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Is election day an excuse to allow strangers in our schools?

Original post made by elementary parent, Palo Verde, on Oct 24, 2006

As election day comes round again, I ask the above question once again. We have had prowlers near our schools over the past few months and all of us have been asked to keep our eyes open for those on the school campuses who have no right to be there. However, on election day, we get all sorts of people walking right through our campuses looking for a place to vote? Or are they? How can we tell the difference? Are we giving potential harmdoers the perfect excuse to be on a campus ready to do what they want. I don't want to appear over-protective or anti-right to vote, but isn't this a valid concern?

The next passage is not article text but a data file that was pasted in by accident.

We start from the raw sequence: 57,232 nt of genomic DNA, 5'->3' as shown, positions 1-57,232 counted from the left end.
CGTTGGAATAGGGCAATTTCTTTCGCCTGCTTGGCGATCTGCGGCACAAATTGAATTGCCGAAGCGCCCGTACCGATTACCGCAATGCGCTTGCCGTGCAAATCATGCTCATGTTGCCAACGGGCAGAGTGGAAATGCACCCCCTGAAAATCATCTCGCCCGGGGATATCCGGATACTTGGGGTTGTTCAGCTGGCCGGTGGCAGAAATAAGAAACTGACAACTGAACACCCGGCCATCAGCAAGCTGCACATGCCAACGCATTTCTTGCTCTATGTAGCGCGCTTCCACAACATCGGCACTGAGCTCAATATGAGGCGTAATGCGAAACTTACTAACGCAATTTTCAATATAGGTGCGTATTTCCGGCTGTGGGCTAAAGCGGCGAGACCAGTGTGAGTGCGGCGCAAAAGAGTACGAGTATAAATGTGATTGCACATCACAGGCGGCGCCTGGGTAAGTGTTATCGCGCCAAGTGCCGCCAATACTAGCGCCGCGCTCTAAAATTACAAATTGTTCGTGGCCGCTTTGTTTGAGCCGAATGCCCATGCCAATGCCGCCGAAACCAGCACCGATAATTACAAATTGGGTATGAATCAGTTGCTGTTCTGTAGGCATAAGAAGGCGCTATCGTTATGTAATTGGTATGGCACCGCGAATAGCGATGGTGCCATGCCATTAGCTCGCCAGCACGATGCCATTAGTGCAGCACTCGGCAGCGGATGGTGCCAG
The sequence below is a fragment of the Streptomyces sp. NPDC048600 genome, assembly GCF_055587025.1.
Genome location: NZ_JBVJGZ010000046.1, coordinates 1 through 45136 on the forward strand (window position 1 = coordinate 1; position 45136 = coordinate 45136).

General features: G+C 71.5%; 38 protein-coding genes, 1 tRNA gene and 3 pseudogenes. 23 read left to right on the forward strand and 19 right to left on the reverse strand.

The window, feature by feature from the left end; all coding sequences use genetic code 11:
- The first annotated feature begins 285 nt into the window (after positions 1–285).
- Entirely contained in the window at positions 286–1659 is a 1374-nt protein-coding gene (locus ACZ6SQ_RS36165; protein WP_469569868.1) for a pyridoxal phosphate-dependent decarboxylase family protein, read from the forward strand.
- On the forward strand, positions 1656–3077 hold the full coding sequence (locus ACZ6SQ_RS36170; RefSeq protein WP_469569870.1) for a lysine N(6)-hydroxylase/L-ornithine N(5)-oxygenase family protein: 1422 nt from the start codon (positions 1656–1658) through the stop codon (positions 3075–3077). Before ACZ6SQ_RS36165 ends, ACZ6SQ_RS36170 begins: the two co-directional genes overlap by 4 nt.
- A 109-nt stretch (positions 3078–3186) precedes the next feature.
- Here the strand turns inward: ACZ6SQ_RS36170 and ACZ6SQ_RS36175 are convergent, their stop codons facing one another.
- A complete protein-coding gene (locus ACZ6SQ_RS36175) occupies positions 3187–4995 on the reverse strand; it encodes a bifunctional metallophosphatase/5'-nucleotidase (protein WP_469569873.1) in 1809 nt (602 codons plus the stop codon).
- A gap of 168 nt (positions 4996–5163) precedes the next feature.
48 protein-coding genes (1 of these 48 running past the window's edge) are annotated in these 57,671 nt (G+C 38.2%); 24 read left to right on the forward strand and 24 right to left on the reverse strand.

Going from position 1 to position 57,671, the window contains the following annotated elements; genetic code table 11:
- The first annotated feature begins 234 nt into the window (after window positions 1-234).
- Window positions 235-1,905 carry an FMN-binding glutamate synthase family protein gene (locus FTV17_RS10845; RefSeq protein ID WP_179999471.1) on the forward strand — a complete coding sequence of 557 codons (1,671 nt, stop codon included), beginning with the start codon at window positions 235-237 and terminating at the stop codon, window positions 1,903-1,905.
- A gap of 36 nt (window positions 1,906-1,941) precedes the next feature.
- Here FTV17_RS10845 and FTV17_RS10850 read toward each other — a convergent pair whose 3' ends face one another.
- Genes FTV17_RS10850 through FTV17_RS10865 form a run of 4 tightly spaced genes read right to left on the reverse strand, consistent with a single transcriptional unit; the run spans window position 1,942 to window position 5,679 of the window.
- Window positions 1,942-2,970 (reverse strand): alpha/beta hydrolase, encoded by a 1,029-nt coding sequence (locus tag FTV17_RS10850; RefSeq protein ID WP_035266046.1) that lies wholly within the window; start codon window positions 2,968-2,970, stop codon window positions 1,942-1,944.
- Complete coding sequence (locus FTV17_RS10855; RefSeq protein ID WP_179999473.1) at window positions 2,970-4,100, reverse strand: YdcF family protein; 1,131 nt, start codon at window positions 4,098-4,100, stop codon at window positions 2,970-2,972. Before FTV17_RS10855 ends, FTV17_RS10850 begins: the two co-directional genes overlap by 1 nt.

Comments (2)

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Posted by RS
a resident of Duveneck/St. Francis
on Oct 24, 2006 at 10:27 pm

Election day is probably the safest day.
Lots of potential witnesses.
Schools have been used as polling places since I was a kid.
I have never heard of an attack on a child be someone masquerading
as a voter. Think of the large quanity of adults that would come to
the rescue. Real voters, teachers, and staff.

Kids tend to get approached as they are traveling to / from school
where they are more vulerable.

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Posted by SkepticAl
a resident of Ventura
on Oct 24, 2006 at 10:57 pm

I'd agree with RS on this one. Also, since the incident at Addison last year, I think there have been some changes in procedures to limit access. Polling places should be well marked to cut down on "wandering" and I'm sure staff members will be even more aware at schools.

Sorry, but further commenting on this topic has been closed.

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